Super Bowl LIV, the 54th Super Bowl, will decide the National Football League champion for this current season. The game is scheduled to be played on February 2, 2020, at Hard Rock Stadium in Miami, Florida. Jennifer Lopez and Shakira will be performing at halftime. In the meantime, you’re still trying to figure out how much you should be saving for retirement.
Many news reports and surveys suggest that people are not saving nearly enough for retirement. Financial professionals define “enough” as the ability to replace 75–80% of your preretirement income. It’s nice to have a general benchmark like that to start with, but does it apply to you? The reality is that figuring out how much you need to save is your biggest game— your own personal retirement Super Bowl. Understanding the potential variables and how to address them are the key to achieving your retirement goals.
Why you might need a LESS aggressive game plan
Depending on how you envision your life in retirement, your anticipated expenses may be much less than they are today. In addition, you may continue to earn money in retirement to help offset expenses. Here are some reasons you may need to save less than the general benchmark indicates:
- You have a mortgage that you plan on paying off before you retire
- You plan on downsizing to a smaller home, with a much lower mortgage payment
- You plan on relocating to a less expensive city
- You plan on working part-time during retirement
- You anticipate other sources of income, such as investment/rental properties
- You expect Social Security benefits will provide adequate income for your needs
- You will no longer need to financially support children or other family members
- You anticipate good health, with no unexpected medical or long-term care expenses.
Why you might need a MORE aggressive game plan
On the other hand, with retirement potentially lasting 20 years or more, you may want to be more aggressive with your retirement saving goal. Here are some reasons you may need to save more than the general benchmark indicates:
- If you have a mortgage, and you plan on continuing to make payments during retirement
- You want to travel extensively or purchase a second home for an occasional getaway
- You expect higher healthcare expenses
- You anticipate needing long-term care at some point
- You plan on starting your own business and will need to provide funding
- You will need to financially support children or other family members
- You believe that your Social Security benefits will be reduced or inadequate.
Call the plays
There are many variables involved in determining how much you should be saving for retirement. Here are some important things to think about:
- How much you have saved so far
- Desired lifestyle in retirement
- Projected rate of return on your savings
- Rate of inflation in the future
- Uncertainty about the future of Social Security benefits and Medicare
- How long you expect to live
- Future cost of healthcare and medications.
Consider a professional retirement quarterback
If you haven’t already, you may want to consider a professional financial advisor to help you with your retirement saving game plan. They can help you keep all your financial goals in perspective, while helping you determine the best investing strategy for achieving them, based on your unique personal situation.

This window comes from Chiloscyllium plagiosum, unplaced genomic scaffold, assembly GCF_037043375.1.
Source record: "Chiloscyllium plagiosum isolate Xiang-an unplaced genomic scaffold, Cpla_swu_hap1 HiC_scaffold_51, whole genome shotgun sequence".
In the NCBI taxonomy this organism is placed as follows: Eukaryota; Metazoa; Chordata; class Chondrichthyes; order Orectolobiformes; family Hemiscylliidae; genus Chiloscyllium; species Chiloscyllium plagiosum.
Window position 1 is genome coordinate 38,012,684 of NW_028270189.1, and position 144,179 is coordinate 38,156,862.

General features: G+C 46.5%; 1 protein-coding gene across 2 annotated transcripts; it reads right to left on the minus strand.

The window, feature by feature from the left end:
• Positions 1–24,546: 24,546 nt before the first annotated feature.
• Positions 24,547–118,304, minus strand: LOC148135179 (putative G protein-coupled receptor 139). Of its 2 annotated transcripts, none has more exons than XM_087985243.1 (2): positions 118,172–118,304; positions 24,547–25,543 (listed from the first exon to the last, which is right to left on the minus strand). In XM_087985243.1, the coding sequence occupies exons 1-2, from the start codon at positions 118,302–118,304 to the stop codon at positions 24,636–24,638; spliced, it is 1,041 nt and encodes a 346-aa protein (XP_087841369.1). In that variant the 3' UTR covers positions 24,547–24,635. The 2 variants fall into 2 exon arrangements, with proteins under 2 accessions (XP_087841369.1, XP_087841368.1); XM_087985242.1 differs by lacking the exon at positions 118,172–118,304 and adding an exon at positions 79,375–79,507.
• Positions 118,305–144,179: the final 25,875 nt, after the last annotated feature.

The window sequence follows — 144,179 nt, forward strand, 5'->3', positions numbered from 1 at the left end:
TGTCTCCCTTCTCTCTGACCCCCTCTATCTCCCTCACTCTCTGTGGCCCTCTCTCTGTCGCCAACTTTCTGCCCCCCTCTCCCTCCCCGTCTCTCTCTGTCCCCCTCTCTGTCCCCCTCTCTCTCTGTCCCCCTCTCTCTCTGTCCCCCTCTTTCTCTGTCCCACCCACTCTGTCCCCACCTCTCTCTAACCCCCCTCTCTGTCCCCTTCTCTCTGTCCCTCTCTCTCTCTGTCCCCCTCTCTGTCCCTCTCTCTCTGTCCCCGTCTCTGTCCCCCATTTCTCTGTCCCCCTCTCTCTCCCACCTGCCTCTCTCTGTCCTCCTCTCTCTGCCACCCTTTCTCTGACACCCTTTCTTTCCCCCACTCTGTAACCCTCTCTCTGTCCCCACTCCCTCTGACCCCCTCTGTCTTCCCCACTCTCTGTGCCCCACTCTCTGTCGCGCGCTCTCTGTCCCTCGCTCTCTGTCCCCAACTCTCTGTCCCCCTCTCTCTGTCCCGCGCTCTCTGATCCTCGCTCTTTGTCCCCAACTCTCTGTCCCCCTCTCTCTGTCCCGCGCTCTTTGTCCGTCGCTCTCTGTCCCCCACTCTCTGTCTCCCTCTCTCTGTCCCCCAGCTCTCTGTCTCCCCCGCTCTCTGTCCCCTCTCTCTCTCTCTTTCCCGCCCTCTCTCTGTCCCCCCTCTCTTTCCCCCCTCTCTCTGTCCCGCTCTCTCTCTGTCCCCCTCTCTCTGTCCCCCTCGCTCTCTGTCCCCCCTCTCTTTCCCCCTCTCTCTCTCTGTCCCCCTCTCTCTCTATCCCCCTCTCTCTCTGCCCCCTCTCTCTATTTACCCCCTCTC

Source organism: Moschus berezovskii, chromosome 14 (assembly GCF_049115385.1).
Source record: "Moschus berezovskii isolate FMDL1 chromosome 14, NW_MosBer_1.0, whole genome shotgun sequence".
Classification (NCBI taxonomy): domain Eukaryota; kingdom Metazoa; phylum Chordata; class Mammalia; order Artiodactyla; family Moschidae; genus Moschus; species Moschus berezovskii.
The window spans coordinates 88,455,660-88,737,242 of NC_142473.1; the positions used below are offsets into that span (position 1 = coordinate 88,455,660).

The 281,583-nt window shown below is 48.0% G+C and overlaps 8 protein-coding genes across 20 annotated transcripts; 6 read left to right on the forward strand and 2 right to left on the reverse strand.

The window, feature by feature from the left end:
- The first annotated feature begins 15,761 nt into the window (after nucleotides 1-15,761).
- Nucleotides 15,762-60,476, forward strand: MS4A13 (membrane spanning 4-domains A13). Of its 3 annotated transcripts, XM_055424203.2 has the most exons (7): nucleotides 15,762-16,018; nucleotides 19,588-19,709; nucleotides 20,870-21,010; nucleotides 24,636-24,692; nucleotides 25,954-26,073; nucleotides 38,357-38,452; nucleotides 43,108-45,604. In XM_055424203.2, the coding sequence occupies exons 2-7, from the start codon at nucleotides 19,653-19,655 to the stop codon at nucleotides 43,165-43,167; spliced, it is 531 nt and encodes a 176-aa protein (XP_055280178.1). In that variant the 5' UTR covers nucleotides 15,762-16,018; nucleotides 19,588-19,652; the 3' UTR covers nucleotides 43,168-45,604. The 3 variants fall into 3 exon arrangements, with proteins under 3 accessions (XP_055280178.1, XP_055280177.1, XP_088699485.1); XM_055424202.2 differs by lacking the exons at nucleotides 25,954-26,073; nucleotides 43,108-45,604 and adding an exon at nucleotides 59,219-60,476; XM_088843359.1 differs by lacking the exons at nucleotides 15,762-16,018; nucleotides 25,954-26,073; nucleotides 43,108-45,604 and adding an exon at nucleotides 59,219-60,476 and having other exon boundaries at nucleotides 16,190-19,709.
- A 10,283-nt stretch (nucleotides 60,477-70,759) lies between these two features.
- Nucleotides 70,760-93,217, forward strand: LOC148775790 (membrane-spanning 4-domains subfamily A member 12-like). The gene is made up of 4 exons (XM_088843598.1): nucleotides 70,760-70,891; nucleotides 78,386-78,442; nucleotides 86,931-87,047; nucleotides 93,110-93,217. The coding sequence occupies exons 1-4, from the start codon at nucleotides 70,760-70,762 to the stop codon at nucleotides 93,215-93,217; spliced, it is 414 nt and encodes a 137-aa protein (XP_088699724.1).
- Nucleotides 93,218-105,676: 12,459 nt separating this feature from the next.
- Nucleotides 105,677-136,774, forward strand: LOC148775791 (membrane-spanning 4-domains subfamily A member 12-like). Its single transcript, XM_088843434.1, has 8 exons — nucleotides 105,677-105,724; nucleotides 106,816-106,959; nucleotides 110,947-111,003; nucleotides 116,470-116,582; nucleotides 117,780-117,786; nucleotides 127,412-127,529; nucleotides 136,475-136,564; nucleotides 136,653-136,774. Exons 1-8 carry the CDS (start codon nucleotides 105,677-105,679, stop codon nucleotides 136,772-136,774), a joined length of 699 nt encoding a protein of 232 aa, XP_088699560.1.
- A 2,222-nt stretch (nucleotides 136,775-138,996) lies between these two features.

How will your mortgage play into retirement?
Traditionally, homeowners looked forward to paying off their mortgage before retirement and removing the heavy burden of a monthly house payment. But that is becoming less common, according to a recent survey.
The 2018 survey, “Retirement and Mortgages,” by national mortgage banker American Financing, found 44% of Americans between the ages of 60 and 70 have a mortgage when they retire, and as many as 17% of those surveyed say they may never pay it off. The survey also found that 32% predict they will be paying their mortgage for at least eight more years.
This material was prepared by LPL Financial, LLC.
Securities and advisory services offered through LPL Financial (LPL), a registered investment advisor and broker-dealer (member FINRA/SIPC). Insurance products are offered through LPL or its licensed affiliates. To the extent you are receiving investment advice from a separately registered independent investment advisor that is not an LPL Financial affiliate, please note LPL Financial makes no representation with respect to such entity.
This material was created for educational and informational purposes only and is not intended as ERISA, tax, legal or investment advice. If you are seeking investment advice specific to your needs, such advice services must be obtained on your own separate from this educational material.
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©2020 Kmotion, Inc. This newsletter is a publication of Kmotion, Inc., whose role is solely that of publisher. The articles and opinions in this newsletter are those of Kmotion. The articles and opinions are for general information only and are not intended to provide specific advice or recommendations for any individual. Nothing in this publication shall be construed as providing investment counseling or directing employees to participate in any investment program in any way. Please consult your financial advisor or other appropriate professional for further assistance with regard to your individual situation.